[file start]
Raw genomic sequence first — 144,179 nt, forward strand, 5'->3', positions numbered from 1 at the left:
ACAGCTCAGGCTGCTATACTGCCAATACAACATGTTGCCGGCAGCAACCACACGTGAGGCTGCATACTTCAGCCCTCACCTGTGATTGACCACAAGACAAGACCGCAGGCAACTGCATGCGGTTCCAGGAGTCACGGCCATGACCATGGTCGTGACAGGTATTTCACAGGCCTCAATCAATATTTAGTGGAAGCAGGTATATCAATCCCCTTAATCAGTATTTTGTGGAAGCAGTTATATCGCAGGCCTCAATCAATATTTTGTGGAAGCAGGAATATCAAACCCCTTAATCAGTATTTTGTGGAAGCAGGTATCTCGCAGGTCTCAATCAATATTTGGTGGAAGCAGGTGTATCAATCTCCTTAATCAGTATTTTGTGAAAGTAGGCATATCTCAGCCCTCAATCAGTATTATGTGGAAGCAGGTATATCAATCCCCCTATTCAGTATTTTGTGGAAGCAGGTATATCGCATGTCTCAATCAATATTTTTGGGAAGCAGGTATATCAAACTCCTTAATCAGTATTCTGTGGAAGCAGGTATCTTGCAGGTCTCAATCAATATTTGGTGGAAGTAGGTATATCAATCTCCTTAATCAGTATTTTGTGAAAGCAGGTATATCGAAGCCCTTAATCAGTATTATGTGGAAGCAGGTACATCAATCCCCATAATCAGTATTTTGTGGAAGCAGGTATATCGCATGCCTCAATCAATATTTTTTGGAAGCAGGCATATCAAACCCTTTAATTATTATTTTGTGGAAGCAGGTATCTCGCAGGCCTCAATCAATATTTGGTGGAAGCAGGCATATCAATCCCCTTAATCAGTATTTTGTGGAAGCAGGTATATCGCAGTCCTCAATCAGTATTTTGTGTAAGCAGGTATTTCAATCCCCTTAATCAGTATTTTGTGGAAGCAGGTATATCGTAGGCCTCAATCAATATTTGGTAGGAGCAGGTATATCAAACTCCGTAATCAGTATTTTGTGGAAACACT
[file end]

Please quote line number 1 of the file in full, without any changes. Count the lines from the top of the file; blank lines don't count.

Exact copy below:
Raw genomic sequence first — 144,179 nt, forward strand, 5'->3', positions numbered from 1 at the left: